Six Priorities for CEQ’s Phase 2 Rulemaking
In April 2022, the Council on Environmental Quality (CEQ) finalized a limited, “Phase 1” rulemaking to restore several longstanding features of the regulations that guide agency assessments under the National Environmental Policy Act (NEPA) which CEQ had removed in 2020. In that rule, CEQ reaffirmed its intentions to further revise the regulations to better ensure that agencies make decisions that “advance environmental, climate change mitigation and resilience, and environmental justice objectives.” This policy brief outlines six simple regulatory revisions that CEQ should prioritize for its “Phase 2” rulemaking to improve consideration of climate change during environmental review.
This policy brief highlights Infrastructure Investment and Jobs Act (IIJA) provisions that are relevant to transmission siting, summarizes the changes they effectuate, and describes important implications of those changes for efforts to develop more interstate transmission capacity. It then offers a brief assessment of the IIJA’s overarching significance to such efforts, including by comparing them to a more ambitious legislative alternative.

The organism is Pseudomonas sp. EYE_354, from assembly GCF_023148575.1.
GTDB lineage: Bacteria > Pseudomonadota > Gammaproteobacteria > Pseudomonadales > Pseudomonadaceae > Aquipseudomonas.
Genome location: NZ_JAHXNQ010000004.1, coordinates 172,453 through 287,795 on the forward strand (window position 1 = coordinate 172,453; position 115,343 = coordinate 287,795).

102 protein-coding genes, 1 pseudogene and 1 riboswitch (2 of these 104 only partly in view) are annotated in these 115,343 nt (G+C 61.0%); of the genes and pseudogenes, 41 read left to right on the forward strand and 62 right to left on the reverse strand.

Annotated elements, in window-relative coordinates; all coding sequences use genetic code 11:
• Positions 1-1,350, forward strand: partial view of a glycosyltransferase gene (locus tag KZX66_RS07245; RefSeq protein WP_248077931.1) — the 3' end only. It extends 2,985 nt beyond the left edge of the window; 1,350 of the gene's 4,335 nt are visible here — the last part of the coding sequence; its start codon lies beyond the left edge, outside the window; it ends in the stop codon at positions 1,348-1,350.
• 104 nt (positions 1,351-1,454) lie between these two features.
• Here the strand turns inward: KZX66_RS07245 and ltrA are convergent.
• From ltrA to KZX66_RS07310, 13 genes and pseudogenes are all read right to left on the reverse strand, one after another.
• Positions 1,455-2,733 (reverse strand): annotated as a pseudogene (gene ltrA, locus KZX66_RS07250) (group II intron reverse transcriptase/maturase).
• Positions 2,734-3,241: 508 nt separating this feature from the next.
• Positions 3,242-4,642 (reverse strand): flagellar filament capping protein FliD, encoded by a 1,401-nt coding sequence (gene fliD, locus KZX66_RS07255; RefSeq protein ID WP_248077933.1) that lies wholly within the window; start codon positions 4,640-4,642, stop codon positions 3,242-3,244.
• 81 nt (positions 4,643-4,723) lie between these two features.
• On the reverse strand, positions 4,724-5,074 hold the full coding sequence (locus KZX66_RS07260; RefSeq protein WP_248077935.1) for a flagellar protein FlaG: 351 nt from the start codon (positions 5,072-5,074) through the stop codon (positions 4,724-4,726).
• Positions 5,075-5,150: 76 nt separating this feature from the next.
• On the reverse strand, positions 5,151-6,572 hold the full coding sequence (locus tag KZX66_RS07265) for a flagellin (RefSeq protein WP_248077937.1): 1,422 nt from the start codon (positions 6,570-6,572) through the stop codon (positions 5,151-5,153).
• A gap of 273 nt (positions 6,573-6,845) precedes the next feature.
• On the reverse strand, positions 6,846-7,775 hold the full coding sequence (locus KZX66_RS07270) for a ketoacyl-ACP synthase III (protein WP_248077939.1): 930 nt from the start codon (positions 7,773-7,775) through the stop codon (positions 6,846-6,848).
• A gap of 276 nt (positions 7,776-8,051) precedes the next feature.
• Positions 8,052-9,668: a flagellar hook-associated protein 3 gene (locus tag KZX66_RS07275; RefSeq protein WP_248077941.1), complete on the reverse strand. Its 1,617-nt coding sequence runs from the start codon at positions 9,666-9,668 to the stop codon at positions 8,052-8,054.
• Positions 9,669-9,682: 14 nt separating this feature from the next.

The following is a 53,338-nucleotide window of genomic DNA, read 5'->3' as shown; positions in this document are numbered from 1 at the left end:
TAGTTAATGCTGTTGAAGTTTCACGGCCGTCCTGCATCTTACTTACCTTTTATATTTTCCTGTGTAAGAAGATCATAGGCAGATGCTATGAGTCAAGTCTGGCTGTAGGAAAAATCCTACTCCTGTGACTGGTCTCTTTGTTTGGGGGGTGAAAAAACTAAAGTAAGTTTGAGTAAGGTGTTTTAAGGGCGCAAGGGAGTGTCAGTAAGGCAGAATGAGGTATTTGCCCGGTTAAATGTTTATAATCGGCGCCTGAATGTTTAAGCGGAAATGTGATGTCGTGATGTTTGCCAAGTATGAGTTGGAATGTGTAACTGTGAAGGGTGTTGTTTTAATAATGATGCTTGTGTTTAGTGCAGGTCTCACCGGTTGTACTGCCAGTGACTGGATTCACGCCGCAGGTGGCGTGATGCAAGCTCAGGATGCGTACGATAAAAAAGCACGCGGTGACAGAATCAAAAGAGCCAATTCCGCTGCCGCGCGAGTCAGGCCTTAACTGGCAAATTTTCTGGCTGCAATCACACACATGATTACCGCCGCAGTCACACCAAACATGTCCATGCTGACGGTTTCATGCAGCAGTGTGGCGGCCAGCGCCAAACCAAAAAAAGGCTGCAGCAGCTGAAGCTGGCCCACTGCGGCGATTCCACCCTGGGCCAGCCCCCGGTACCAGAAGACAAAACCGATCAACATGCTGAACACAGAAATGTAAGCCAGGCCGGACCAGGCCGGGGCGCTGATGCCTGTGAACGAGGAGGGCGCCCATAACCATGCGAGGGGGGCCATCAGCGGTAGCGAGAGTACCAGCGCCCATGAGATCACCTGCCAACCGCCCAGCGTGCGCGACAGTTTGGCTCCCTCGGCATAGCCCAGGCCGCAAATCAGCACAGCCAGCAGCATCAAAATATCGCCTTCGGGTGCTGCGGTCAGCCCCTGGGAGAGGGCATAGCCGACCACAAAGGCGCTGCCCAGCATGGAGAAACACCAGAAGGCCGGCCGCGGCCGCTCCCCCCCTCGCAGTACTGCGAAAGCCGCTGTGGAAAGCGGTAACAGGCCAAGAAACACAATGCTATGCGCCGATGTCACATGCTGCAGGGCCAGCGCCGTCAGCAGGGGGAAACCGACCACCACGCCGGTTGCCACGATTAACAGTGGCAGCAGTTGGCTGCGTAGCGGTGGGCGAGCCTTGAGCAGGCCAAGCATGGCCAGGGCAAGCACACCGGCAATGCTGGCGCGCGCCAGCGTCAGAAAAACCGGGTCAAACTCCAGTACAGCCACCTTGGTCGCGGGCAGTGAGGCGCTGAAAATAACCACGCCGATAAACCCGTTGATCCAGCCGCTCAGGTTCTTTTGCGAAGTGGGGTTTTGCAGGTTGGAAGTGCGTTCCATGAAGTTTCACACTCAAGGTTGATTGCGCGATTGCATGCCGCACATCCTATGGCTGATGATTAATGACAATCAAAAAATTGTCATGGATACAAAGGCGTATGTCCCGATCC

85 Fed. Reg. 64,650 (Oct. 13, 2020)
In its analysis of the 2020 Steam Electric Reconsideration Rule, the Environmental Protection Agency failed to adequately provide quantitative estimates for numerous harms from steam electric power plants' wastewater streams and drew conclusions about the rule’s impacts that are undermined by a fair assessment of unquantified impacts. Our report identifies flaws in the 2020 Rule and details changes the agency can make to significantly improve its benefit-cost analysis.
How One Revision in the SAFE Rule Economic Analysis Obscures Billions of Dollars in Social Harms
This report is part of a series that documents how the assumptions underlying The Safer Affordable Fuel Efficient (SAFE) Vehicles Final Rule for Model Years 2021–2026 Passenger Cars and Light Trucks are skewed to make the rule look less harmful than it actually is. In this report, we focus on the rule’s estimate of vehicle sale price elasticity, which substantially inflates the rollback’s effect on new vehicle purchases.
The SAFE Rule’s Overstated Estimates of Vehicle-Price Impacts
This report is part of a series that documents how the assumptions underlying The Safer Affordable Fuel Efficient (SAFE) Vehicles Final Rule for Model Years 2021–2026 Passenger Cars and Light Trucks are skewed to make the rule look less harmful than it actually is. In the SAFE Rule, the Environmental Protection Agency and the National Highway Traffic Safety Administration have significantly rolled back the greenhouse gas emission and fuel economy standards for light vehicles established under the Obama Administration. This report highlights three critical problems in the agencies’ assumptions about vehicle prices.
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